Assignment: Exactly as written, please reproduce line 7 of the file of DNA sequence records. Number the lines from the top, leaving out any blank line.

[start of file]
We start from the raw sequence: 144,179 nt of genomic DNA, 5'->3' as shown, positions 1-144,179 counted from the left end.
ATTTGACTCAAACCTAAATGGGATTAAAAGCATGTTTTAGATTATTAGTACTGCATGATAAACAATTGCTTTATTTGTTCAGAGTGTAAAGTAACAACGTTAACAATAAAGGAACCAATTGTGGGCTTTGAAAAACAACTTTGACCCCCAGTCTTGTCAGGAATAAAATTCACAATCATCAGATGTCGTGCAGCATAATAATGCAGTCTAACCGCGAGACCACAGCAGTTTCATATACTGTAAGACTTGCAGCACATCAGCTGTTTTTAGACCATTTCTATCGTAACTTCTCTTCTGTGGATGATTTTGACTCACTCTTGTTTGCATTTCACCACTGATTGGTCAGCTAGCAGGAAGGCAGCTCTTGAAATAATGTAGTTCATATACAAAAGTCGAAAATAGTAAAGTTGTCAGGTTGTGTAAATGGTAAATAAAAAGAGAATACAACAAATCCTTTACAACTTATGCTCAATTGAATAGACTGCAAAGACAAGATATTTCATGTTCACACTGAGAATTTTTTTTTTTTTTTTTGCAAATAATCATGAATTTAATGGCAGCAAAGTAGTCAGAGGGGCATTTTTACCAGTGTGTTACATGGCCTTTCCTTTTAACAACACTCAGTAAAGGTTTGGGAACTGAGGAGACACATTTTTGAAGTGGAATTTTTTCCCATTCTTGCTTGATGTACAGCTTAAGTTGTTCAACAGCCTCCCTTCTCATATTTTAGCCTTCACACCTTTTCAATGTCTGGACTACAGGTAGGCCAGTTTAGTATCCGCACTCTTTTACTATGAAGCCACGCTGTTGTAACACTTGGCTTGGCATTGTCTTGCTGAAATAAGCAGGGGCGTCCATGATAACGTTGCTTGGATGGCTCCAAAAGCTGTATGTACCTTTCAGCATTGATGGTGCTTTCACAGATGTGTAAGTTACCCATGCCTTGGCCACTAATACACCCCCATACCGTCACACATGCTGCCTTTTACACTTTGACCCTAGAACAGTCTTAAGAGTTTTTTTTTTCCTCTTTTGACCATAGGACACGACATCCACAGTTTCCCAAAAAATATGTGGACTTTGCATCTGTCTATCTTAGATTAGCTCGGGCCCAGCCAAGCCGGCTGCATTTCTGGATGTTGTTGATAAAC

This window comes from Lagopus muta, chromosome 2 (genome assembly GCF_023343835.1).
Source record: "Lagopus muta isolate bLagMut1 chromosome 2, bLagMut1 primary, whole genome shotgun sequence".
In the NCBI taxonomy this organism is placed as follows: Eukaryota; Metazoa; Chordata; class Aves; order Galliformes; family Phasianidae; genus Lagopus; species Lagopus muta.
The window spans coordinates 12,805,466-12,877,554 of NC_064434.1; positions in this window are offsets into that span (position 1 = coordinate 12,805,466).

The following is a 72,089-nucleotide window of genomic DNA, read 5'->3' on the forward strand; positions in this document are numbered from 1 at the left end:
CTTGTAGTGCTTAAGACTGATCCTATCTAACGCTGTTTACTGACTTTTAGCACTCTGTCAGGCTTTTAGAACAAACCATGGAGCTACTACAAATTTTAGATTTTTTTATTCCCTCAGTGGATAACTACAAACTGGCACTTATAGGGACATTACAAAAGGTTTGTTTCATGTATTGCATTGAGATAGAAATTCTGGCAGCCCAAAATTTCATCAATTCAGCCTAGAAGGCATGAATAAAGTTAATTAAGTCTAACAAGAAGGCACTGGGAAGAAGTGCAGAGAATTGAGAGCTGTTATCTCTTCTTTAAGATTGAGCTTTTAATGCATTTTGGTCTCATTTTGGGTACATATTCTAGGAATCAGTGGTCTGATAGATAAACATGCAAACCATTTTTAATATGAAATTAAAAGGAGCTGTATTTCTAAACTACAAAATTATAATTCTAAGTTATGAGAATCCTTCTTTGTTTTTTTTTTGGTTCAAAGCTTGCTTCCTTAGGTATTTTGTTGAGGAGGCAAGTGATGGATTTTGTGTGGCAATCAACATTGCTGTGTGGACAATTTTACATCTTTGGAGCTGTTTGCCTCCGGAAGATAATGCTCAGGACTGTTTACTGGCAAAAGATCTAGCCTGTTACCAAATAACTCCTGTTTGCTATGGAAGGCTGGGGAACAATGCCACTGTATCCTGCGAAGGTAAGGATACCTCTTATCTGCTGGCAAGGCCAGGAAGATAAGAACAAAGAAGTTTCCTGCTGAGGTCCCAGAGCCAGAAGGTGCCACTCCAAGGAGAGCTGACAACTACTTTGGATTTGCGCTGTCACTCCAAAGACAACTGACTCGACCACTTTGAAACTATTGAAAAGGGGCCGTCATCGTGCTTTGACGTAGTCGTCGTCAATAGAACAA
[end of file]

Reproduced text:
The following is a 72,089-nucleotide window of genomic DNA, read 5'->3' on the forward strand; positions in this document are numbered from 1 at the left end: